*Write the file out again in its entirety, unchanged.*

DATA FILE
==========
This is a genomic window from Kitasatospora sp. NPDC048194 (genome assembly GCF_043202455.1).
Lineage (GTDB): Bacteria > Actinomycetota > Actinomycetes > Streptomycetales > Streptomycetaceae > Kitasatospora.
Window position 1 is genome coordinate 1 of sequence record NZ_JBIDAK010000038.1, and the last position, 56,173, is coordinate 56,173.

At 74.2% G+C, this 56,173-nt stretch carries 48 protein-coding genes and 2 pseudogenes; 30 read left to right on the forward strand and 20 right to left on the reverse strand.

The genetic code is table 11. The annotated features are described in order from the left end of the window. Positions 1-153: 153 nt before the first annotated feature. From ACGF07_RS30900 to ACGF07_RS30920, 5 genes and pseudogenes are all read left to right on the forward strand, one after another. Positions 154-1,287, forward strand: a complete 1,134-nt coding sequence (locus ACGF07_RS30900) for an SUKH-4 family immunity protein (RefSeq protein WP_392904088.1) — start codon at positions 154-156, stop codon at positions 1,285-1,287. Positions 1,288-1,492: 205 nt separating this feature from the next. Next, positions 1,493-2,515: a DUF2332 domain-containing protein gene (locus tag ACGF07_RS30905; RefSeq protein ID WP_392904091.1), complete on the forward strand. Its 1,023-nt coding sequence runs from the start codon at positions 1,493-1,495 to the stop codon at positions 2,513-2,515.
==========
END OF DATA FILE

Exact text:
This is a genomic window from Kitasatospora sp. NPDC048194 (genome assembly GCF_043202455.1).
Lineage (GTDB): Bacteria > Actinomycetota > Actinomycetes > Streptomycetales > Streptomycetaceae > Kitasatospora.
Window position 1 is genome coordinate 1 of sequence record NZ_JBIDAK010000038.1, and the last position, 56,173, is coordinate 56,173.

At 74.2% G+C, this 56,173-nt stretch carries 48 protein-coding genes and 2 pseudogenes; 30 read left to right on the forward strand and 20 right to left on the reverse strand.

The genetic code is table 11. The annotated features are described in order from the left end of the window. Positions 1-153: 153 nt before the first annotated feature. From ACGF07_RS30900 to ACGF07_RS30920, 5 genes and pseudogenes are all read left to right on the forward strand, one after another. Positions 154-1,287, forward strand: a complete 1,134-nt coding sequence (locus ACGF07_RS30900) for an SUKH-4 family immunity protein (RefSeq protein WP_392904088.1) — start codon at positions 154-156, stop codon at positions 1,285-1,287. Positions 1,288-1,492: 205 nt separating this feature from the next. Next, positions 1,493-2,515: a DUF2332 domain-containing protein gene (locus tag ACGF07_RS30905; RefSeq protein ID WP_392904091.1), complete on the forward strand. Its 1,023-nt coding sequence runs from the start codon at positions 1,493-1,495 to the stop codon at positions 2,513-2,515.